The “sizzling sixties” stands out as one of the most dramatic seachanging
decades in the annals of American political and social
history. Not since the end of the Civil War and Reconstruction
has the nation seen such a massive social transformation. Nearly
everything for good or evil surfaced to disrupt the sleeping-beauty
image that most Americans naively clung to.
At that propitious moment, the Congress of the United States
united with a morally outraged social movement and the expedient
leadership of President Lyndon B. Johnson to enact three civil
rights bills in rapid succession: 1) the right on the part of disenfranchised
Black Americans to shed the status of caste and enjoy
public accommodations (1964); 2) the right to vote for the second
time (first voting rights bill passed in 1870) (1965); and 3) the
right to equal access in housing (1968). For the first time since the
Reconstruction period, the executive branch of government exercised
its authority to protect the rights of all people as stipulated
by the Fourteenth Amendment to the Constitution. The triumph
of the human spirit over the entrenched nightmare Jim Crow system
of segregation—the Southern signature for (by law) American
racism—was finally achieved.
Millions of Americans, mainstream and marginalized, viewed a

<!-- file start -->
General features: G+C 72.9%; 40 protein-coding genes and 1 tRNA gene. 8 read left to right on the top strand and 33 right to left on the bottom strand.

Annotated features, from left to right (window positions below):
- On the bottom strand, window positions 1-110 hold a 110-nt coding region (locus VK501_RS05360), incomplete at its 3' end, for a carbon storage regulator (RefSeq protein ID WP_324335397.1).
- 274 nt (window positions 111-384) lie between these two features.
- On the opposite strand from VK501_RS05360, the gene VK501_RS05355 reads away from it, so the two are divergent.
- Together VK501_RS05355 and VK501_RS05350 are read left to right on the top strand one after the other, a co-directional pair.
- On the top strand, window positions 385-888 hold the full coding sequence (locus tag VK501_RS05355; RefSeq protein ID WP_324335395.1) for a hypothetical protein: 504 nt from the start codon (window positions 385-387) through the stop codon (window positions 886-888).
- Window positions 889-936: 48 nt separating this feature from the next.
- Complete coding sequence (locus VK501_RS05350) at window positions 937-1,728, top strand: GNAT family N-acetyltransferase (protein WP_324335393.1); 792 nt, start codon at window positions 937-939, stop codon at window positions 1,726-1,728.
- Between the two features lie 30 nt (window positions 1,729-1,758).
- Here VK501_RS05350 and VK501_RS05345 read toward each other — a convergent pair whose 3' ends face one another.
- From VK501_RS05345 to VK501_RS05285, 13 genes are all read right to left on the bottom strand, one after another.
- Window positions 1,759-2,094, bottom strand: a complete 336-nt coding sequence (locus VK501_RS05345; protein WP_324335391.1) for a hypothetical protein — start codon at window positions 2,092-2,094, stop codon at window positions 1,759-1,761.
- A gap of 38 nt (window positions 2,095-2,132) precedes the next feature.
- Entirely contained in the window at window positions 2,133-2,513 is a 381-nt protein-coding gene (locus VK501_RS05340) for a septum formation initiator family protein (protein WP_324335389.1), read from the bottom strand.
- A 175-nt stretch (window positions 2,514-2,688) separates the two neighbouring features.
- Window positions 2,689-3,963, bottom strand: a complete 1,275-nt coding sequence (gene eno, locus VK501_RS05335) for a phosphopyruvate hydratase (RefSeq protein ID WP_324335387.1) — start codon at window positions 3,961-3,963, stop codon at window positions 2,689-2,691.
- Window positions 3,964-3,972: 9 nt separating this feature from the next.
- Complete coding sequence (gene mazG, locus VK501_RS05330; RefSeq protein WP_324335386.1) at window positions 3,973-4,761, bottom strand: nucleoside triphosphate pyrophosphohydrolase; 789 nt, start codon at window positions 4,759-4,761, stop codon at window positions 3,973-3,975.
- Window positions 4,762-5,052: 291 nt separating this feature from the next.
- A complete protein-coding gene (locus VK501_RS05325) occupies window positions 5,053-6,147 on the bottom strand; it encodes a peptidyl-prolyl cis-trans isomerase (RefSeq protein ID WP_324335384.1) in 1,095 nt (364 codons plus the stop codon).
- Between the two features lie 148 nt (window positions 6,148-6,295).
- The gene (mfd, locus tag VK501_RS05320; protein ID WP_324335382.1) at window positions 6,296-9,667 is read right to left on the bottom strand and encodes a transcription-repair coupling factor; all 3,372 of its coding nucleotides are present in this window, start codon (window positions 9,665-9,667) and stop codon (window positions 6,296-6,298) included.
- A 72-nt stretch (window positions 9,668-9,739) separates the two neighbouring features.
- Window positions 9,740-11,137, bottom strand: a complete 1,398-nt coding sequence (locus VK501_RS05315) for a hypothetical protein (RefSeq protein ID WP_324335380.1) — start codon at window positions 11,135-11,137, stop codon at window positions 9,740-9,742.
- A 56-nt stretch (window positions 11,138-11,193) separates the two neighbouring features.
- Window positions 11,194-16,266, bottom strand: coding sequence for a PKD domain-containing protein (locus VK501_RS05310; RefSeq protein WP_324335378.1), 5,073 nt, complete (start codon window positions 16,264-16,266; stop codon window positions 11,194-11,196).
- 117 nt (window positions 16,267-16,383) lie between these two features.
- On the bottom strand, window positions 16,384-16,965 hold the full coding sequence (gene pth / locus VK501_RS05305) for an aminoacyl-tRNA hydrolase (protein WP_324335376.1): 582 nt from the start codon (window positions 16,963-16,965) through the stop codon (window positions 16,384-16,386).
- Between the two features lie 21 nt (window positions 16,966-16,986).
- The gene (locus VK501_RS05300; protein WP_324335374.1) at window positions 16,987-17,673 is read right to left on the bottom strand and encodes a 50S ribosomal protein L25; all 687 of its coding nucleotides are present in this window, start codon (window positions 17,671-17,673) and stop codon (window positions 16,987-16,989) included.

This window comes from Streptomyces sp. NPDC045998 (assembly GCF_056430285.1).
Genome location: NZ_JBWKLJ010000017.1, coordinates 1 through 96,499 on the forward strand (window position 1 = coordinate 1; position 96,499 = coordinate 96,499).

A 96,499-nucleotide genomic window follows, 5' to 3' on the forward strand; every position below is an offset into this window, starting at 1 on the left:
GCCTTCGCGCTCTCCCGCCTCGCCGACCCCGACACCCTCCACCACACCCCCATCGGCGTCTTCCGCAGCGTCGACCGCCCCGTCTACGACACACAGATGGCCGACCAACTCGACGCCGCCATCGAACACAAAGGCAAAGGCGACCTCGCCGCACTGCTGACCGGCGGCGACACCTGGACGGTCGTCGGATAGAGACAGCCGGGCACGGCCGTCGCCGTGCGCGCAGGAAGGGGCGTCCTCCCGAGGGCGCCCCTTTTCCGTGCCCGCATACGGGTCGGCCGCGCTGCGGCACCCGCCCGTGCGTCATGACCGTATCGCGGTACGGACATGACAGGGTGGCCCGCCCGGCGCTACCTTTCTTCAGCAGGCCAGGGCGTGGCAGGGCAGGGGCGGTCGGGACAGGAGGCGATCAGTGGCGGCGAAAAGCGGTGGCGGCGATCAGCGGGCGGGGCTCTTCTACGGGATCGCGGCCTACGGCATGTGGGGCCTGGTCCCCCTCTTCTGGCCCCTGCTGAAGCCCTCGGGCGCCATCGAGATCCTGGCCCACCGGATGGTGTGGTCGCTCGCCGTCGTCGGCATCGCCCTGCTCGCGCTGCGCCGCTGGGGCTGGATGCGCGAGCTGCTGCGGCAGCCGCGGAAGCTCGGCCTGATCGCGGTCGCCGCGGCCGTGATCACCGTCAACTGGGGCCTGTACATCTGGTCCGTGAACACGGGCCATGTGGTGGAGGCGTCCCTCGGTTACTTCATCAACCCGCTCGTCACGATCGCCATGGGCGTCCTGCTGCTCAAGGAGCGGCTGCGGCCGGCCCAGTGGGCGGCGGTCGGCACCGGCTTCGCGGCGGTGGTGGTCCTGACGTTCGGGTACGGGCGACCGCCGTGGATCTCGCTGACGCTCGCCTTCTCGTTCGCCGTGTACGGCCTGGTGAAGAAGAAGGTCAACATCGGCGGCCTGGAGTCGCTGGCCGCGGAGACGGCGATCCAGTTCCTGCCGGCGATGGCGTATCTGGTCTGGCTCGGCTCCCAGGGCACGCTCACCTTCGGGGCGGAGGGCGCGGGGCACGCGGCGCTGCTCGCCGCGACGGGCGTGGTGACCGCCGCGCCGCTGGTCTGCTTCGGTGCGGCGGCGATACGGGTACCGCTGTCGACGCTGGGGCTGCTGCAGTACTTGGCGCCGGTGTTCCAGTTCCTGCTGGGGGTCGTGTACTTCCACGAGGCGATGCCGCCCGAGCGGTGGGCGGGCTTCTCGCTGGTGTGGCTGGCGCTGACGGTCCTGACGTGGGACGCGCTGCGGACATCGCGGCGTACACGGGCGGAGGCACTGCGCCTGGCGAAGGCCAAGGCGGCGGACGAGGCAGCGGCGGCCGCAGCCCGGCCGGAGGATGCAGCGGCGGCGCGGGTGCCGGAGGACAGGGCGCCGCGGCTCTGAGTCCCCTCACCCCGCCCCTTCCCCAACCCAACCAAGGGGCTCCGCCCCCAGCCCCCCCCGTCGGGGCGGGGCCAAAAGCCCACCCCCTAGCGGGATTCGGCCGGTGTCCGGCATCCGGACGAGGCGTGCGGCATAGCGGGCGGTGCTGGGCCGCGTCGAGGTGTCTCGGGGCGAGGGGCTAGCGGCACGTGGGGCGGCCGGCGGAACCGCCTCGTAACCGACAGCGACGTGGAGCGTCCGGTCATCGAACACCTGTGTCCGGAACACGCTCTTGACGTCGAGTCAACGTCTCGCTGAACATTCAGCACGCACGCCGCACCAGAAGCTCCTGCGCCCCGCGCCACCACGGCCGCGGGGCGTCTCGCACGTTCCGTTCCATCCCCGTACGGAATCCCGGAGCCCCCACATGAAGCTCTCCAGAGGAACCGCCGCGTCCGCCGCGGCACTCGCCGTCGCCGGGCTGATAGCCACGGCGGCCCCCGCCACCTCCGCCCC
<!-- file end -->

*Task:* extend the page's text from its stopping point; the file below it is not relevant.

new America in the making on their television screens. The images
of marching Blacks was a constant image for nearly a decade. The
Grand March on Washington on August 28, 1963, placed an exclamation
point on the crowning achievement of the nonviolent direct
action campaign throughout the South that was led by the Reverend
Dr. Martin Luther King Jr. This was a march for democratic
rights indisputably led by Black people that remains the clearest
example of participatory democracy on a mass scale and the gateway
to the coming of a more inclusive America.
In 1965 “The Great Society” was also launched. Though dramatic
and short lived, eclipsed by the Vietnam War and the subsequent
redirection of the nation’s resources, the clear possibilities of such
a program was evident.
There can be no better example of the spirit of those times than
the North Central Voters League (NCVL), a local effort that emerged
in Saint Paul. Upon reflection, the NCVL seems a virtual paragon
of grassroots activism, akin to many such efforts that were going
on across America. In the fall of 1963, a tiny collection of African
American citizens met at the old Elks Lodge, located on Kent
and Carroll streets, on the ground where the present-day Martin
Luther King Community Recreation Center stands. They joined the
campaign that Martin Luther King hailed as “this marvelous new
militancy emerging among the Negro people.”
Within this budding volunteer leadership organization were
some remarkable souls. They were primarily from working-class
backgrounds. Collectively they were endowed with a high level of
common sense, intelligence, and the kind of wisdom that comes
only from lived experience. While they came from a variety of
occupations in the workaday world, a disproportionate number
had backgrounds in the railroad industry. A few of these men and
women had college backgrounds also. But the main characterization
of their identity was bound to the notion of “everyday people.”
More importantly, these people were largely middle-aged and
Ray Hill, Jessie Miller, Robert Anderson, “Blotch” Perkins,
Jester “Rock Bottom” Howell, and Mr. Thurman were some of the
men who provided the leadership at the earliest stage of evolution.
Women such as Charlie Hollins, Joann Favors, and Allie Mae